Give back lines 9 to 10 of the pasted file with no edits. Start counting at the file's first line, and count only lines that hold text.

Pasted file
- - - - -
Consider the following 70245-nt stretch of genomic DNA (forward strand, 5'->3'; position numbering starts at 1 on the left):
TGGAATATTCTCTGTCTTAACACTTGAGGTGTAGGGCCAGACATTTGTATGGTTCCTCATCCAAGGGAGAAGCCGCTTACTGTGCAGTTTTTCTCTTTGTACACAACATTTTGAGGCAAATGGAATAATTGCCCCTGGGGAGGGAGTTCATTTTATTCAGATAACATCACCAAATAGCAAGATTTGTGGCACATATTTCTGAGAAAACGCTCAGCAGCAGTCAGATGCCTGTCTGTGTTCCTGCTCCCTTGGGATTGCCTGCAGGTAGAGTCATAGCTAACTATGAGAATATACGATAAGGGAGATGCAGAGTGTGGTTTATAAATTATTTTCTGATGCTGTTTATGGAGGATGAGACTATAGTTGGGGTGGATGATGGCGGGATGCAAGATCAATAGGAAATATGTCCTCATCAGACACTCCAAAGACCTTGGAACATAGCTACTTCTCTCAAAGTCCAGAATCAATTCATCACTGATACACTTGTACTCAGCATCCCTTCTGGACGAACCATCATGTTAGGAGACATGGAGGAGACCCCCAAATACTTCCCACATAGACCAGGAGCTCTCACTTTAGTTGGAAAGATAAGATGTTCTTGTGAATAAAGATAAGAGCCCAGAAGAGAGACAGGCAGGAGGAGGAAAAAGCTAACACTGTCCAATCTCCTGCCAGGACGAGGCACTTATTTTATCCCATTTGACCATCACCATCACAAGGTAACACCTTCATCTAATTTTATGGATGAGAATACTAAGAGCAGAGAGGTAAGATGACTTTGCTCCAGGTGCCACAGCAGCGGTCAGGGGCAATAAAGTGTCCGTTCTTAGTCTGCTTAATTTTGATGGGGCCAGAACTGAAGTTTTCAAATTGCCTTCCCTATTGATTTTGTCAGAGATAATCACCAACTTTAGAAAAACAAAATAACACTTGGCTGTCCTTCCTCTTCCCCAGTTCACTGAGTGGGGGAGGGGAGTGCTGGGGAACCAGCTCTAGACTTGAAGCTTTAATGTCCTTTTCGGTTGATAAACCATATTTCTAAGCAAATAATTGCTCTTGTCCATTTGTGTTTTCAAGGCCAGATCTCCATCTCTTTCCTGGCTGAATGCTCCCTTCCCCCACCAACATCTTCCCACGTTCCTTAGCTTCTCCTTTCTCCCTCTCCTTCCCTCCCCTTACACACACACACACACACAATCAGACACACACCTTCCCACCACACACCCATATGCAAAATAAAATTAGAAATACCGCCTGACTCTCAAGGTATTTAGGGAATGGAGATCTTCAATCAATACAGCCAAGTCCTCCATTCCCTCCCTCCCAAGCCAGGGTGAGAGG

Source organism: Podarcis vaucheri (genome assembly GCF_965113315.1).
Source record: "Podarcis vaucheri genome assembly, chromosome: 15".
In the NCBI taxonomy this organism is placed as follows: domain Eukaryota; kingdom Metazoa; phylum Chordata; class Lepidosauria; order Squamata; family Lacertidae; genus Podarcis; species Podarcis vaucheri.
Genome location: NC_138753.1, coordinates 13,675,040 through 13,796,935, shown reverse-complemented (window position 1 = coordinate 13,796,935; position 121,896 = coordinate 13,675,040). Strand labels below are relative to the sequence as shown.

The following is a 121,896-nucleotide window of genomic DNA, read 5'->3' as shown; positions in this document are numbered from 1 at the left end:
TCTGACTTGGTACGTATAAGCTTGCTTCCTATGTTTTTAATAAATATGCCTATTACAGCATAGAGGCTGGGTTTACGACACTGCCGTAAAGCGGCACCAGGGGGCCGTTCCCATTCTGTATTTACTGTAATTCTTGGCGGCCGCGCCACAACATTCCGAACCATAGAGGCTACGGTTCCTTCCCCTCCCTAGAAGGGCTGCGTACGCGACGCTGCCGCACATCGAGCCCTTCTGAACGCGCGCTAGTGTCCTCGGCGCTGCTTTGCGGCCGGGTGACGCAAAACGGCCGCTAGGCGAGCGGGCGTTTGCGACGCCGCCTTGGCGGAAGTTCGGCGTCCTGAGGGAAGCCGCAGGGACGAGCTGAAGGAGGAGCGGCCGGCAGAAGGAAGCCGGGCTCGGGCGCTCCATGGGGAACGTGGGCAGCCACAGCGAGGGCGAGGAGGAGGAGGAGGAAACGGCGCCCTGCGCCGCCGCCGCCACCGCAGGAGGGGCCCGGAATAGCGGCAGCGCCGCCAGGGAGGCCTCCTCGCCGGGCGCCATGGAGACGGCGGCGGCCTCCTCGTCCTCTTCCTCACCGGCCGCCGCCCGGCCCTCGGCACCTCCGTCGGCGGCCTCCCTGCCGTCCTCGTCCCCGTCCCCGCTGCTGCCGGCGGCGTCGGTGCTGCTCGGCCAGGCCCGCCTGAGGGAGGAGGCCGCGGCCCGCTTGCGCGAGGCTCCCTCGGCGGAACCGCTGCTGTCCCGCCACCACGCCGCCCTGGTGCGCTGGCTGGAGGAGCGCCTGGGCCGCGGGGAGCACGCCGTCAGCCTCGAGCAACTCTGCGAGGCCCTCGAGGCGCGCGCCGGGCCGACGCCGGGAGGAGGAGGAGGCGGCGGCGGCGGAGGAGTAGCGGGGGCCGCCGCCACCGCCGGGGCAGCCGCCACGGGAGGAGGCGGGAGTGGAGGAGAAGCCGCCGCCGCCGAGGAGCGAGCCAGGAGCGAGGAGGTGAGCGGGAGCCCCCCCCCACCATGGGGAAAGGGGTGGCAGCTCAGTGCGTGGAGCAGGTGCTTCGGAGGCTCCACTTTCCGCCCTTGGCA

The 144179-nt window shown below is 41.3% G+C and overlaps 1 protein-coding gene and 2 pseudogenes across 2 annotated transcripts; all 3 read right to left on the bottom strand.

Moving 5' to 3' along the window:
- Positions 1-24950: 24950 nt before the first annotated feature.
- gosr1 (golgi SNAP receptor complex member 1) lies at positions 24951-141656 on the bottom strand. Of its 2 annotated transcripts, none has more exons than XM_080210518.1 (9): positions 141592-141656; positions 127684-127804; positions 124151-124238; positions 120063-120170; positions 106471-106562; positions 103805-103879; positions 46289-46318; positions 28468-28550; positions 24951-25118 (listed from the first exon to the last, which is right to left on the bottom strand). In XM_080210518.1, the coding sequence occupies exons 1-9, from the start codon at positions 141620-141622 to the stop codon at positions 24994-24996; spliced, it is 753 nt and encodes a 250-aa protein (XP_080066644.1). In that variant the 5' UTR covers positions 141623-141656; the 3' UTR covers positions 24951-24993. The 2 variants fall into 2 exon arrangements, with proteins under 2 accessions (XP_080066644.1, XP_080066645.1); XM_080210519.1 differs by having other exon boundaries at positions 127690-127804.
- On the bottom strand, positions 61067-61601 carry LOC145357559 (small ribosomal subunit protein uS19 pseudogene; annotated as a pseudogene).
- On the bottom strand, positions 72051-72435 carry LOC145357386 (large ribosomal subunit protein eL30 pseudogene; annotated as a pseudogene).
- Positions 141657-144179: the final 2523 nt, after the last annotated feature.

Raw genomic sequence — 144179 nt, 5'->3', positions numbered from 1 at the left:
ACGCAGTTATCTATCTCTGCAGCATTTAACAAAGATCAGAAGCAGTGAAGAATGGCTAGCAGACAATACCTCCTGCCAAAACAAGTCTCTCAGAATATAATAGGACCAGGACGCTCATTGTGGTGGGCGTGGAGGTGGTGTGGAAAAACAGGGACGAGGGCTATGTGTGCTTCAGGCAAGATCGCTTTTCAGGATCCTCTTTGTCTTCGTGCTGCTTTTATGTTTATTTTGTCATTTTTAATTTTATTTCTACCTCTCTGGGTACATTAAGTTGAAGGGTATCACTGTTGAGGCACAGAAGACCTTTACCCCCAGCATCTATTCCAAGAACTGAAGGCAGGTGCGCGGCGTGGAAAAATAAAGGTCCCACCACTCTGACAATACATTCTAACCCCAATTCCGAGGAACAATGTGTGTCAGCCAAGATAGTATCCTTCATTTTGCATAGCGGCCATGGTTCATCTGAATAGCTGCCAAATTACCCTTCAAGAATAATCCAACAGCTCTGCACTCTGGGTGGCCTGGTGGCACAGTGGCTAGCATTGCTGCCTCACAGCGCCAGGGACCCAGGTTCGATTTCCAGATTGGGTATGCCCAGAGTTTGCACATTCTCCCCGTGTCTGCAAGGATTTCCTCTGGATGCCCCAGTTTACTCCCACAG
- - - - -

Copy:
The 144179-nt window shown below is 41.3% G+C and overlaps 1 protein-coding gene and 2 pseudogenes across 2 annotated transcripts; all 3 read right to left on the bottom strand.

Moving 5' to 3' along the window: